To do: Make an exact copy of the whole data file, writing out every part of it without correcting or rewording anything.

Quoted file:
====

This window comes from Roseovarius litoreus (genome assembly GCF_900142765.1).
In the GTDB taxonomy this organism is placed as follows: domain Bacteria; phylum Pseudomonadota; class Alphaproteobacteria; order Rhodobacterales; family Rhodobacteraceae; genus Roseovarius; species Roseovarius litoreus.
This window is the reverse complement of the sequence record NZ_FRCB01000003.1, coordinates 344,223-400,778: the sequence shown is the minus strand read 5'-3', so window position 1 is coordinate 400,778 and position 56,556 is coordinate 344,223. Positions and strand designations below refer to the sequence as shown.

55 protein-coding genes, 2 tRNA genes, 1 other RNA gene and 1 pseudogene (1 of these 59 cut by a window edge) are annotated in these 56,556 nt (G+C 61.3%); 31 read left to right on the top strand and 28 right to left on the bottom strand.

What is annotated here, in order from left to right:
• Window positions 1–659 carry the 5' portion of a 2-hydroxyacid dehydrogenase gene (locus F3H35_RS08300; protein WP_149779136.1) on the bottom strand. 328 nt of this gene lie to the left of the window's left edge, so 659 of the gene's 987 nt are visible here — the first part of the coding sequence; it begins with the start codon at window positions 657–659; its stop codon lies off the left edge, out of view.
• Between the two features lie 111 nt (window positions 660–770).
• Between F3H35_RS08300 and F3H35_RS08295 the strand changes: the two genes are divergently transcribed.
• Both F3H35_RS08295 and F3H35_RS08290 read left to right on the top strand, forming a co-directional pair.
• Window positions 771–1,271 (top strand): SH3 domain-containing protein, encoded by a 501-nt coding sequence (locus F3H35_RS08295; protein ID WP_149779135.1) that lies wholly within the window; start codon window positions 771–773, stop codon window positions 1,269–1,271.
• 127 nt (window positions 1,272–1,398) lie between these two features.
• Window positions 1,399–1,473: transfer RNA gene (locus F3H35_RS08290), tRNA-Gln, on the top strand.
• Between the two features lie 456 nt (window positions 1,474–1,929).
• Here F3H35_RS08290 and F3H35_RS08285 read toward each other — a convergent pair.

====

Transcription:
This window comes from Roseovarius litoreus (genome assembly GCF_900142765.1).
In the GTDB taxonomy this organism is placed as follows: domain Bacteria; phylum Pseudomonadota; class Alphaproteobacteria; order Rhodobacterales; family Rhodobacteraceae; genus Roseovarius; species Roseovarius litoreus.
This window is the reverse complement of the sequence record NZ_FRCB01000003.1, coordinates 344,223-400,778: the sequence shown is the minus strand read 5'-3', so window position 1 is coordinate 400,778 and position 56,556 is coordinate 344,223. Positions and strand designations below refer to the sequence as shown.

55 protein-coding genes, 2 tRNA genes, 1 other RNA gene and 1 pseudogene (1 of these 59 cut by a window edge) are annotated in these 56,556 nt (G+C 61.3%); 31 read left to right on the top strand and 28 right to left on the bottom strand.

What is annotated here, in order from left to right:
• Window positions 1–659 carry the 5' portion of a 2-hydroxyacid dehydrogenase gene (locus F3H35_RS08300; protein WP_149779136.1) on the bottom strand. 328 nt of this gene lie to the left of the window's left edge, so 659 of the gene's 987 nt are visible here — the first part of the coding sequence; it begins with the start codon at window positions 657–659; its stop codon lies off the left edge, out of view.
• Between the two features lie 111 nt (window positions 660–770).
• Between F3H35_RS08300 and F3H35_RS08295 the strand changes: the two genes are divergently transcribed.
• Both F3H35_RS08295 and F3H35_RS08290 read left to right on the top strand, forming a co-directional pair.
• Window positions 771–1,271 (top strand): SH3 domain-containing protein, encoded by a 501-nt coding sequence (locus F3H35_RS08295; protein ID WP_149779135.1) that lies wholly within the window; start codon window positions 771–773, stop codon window positions 1,269–1,271.
• 127 nt (window positions 1,272–1,398) lie between these two features.
• Window positions 1,399–1,473: transfer RNA gene (locus F3H35_RS08290), tRNA-Gln, on the top strand.
• Between the two features lie 456 nt (window positions 1,474–1,929).
• Here F3H35_RS08290 and F3H35_RS08285 read toward each other — a convergent pair.